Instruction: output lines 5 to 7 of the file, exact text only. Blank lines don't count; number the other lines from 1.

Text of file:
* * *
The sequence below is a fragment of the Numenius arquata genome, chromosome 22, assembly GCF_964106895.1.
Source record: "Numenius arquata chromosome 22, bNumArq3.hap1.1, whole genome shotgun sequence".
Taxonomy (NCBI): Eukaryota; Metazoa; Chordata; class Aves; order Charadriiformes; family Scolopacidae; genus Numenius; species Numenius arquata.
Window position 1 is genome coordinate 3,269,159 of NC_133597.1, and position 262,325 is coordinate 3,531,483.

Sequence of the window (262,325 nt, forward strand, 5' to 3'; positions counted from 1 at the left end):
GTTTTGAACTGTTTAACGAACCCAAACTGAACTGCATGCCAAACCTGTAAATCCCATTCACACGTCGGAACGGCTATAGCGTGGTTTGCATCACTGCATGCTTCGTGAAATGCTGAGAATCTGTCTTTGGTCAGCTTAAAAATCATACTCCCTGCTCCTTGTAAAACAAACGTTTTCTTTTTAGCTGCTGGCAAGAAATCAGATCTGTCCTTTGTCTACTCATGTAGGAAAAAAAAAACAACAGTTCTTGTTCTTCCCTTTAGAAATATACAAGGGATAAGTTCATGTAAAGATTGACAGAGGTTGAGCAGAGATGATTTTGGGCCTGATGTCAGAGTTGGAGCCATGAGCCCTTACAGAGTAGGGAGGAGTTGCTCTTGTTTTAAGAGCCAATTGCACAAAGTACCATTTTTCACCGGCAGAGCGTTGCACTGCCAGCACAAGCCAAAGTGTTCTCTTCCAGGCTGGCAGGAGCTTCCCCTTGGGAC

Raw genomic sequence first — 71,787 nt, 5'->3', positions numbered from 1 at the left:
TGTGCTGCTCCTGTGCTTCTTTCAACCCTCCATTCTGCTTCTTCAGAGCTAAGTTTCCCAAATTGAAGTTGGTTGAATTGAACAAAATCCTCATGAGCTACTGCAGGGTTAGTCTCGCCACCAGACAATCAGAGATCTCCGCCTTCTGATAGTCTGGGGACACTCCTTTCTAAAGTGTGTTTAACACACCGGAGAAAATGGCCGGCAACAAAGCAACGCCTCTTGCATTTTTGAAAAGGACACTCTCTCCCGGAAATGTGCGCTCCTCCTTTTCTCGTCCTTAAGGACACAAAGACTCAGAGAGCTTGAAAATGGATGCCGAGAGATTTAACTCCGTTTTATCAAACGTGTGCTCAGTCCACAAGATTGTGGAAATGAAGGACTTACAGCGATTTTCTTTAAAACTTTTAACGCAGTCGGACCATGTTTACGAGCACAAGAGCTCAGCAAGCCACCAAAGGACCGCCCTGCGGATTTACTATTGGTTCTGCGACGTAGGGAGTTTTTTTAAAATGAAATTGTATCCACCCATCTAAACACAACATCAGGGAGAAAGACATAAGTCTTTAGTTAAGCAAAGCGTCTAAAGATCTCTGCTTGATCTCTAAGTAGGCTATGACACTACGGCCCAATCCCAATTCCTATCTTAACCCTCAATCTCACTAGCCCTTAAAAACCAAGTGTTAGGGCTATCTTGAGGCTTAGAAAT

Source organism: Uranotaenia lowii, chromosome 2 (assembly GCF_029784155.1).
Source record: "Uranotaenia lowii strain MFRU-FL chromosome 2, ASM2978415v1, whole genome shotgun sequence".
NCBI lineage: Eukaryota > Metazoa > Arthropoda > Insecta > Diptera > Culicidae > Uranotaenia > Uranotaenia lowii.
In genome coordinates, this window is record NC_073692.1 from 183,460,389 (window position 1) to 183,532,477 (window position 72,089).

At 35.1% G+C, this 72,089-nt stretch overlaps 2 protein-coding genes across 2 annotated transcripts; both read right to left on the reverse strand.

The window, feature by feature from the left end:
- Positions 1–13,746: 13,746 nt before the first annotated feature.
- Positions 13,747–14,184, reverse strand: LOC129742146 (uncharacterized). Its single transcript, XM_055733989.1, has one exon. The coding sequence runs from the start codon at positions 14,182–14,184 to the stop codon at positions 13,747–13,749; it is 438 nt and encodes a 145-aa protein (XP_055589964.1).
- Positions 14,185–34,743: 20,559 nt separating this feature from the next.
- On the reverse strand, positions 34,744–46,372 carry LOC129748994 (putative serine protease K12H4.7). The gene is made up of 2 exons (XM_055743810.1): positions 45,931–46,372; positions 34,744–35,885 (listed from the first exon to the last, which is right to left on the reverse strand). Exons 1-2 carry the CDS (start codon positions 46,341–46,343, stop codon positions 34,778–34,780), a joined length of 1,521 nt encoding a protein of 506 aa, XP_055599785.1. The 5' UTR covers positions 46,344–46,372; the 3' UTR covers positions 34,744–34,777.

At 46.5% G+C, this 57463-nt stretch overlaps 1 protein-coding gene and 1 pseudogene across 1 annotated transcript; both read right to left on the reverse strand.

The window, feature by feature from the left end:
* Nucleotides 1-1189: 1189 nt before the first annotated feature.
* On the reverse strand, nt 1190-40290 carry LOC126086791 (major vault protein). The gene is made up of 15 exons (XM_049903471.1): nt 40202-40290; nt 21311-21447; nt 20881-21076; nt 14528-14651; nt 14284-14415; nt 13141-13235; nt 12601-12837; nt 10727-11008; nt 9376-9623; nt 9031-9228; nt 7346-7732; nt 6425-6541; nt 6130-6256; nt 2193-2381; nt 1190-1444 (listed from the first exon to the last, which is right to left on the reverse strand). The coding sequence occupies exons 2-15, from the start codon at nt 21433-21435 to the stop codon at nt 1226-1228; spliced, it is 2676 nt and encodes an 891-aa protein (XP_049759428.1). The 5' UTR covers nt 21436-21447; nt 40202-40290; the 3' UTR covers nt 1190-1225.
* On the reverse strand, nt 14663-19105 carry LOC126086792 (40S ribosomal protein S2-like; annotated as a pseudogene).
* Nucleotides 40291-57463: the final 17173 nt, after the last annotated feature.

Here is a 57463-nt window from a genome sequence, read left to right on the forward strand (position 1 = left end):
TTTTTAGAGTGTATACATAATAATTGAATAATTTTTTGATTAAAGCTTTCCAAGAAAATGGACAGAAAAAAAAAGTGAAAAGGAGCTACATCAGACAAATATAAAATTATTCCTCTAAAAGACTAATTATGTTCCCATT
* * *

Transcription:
Sequence of the window (262,325 nt, forward strand, 5' to 3'; positions counted from 1 at the left end):
GTTTTGAACTGTTTAACGAACCCAAACTGAACTGCATGCCAAACCTGTAAATCCCATTCACACGTCGGAACGGCTATAGCGTGGTTTGCATCACTGCATGCTTCGTGAAATGCTGAGAATCTGTCTTTGGTCAGCTTAAAAATCATACTCCCTGCTCCTTGTAAAACAAACGTTTTCTTTTTAGCTGCTGGCAAGAAATCAGATCTGTCCTTTGTCTACTCATGTAGGAAAAAAAAAACAACAGTTCTTGTTCTTCCCTTTAGAAATATACAAGGGATAAGTTCATGTAAAGATTGACAGAGGTTGAGCAGAGATGATTTTGGGCCTGATGTCAGAGTTGGAGCCATGAGCCCTTACAGAGTAGGGAGGAGTTGCTCTTGTTTTAAGAGCCAATTGCACAAAGTACCATTTTTCACCGGCAGAGCGTTGCACTGCCAGCACAAGCCAAAGTGTTCTCTTCCAGGCTGGCAGGAGCTTCCCCTTGGGAC

Raw genomic sequence first — 71,787 nt, 5'->3', positions numbered from 1 at the left: